I've been thinking lately about the fundamental differences between types of attacks. Specifically about the differences between attacks by opponents of similar size, and those by massively larger ones. Armor certainly protects against the former, but how much does plate armor really matter when a frost giant swings a giant-sized axe at you, or when a chunk of catapult shot the size of a small keg comes hurtling your way? In other words, is a standard attack roll against the target's AC really the right way to resolve such an attack?
I'm thinking that a saving throw might model the situation better in those cases. Attacks of such awesome magnitude are going to smash through armor like it was tinfoil; the target's only hope is getting the hell out of the way before it crunches him. That feels like the province of saving throws to me.
Many really big attacks are actually more like area attacks than standard melee maneuvers. A giant doesn't just swing at one man-size target, he sweeps with his weapon, battering aside multiple foes. All you PCs standing in a line in front of him? Save vs. breath weapon! Nope, I don't care how much metal you've wrapped yourself in. Miss your save, and you take the damage listed for the monster's attack.
I'm leaning toward a save vs. breath weapon because it's similar in that it's a save against something hurtling rapidly at you, and because it's a fairly difficult save, with fighters being best at it (out of the human classes, at least.) Cover might provide a bonus to the saving throw, just as it penalizes the attack rolls for missile fire. Dexterity bonuses or penalties might also be applied.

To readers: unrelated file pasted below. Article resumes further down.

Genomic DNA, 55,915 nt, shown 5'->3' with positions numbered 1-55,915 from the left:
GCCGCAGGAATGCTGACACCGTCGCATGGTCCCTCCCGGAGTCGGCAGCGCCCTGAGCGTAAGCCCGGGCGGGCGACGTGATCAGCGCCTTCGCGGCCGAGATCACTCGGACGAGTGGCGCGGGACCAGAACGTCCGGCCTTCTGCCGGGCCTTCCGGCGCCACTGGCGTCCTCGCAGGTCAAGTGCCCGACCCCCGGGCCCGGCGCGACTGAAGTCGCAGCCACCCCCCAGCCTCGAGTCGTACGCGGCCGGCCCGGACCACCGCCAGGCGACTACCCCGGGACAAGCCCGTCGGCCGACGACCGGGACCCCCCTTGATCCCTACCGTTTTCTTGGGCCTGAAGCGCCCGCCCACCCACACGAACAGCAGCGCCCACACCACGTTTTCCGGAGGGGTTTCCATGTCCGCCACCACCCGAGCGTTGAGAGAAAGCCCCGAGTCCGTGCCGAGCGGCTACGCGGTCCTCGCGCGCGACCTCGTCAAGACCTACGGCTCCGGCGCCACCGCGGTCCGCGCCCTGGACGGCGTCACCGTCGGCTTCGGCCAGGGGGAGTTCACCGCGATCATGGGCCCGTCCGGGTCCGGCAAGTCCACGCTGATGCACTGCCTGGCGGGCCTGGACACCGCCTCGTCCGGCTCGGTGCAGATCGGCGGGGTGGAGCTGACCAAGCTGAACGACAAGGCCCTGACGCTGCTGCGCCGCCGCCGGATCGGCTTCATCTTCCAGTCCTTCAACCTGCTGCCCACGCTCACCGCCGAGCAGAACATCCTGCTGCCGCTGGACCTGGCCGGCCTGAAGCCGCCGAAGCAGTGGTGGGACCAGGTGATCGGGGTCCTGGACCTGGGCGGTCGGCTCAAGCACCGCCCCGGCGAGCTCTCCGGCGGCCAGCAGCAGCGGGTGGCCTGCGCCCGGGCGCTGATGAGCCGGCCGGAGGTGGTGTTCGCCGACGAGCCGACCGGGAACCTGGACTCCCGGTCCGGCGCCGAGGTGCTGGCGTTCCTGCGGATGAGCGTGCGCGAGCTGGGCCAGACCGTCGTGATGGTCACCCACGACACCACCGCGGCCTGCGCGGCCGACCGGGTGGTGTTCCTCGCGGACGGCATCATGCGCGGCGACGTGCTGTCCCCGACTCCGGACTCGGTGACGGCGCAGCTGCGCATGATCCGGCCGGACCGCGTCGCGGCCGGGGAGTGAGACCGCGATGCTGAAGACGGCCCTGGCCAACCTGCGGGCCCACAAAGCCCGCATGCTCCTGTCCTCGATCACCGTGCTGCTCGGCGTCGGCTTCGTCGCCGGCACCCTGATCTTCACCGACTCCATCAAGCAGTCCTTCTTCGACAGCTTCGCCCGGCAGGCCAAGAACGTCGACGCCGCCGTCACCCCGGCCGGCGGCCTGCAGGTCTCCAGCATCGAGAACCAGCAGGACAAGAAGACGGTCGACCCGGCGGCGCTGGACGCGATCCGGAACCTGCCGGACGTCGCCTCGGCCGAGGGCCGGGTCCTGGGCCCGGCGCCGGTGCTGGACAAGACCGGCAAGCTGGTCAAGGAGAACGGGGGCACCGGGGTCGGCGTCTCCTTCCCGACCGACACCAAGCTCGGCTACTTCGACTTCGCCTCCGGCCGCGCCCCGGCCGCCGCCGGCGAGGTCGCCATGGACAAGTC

Some other attacks that might be in the "save vs." category rather than roll-against-AC are hurled boulders, huge bite attacks like dragons and purple worms, and the trampling attacks of large creatures like elephants and rhinos. Not every attack from a huge creature fits this model; things like dragon claws or the stings of wyverns and purple worms are more precisely targeted, and should probably be made in the standard fashion.
From a game mechanics standpoint, some of the effects are:
Making armor irrelevant in these cases, and thus making other factors such as mobility relatively more important.
Making the outcome of an attack hinge on the skill of the target character rather than the Hit Dice of the attacker.
Allowing certain large or huge attacks to strike multiple targets under certain circumstances, making tactical movement and placement important.
I haven't crunched the numbers yet, so I don't know how great the impact would really be, but it has a decidedly different feel to me. Is this a good idea, a bad idea, or simply a pointless change merely for the sake of changing something? If you have any thoughts, feel free to weigh in.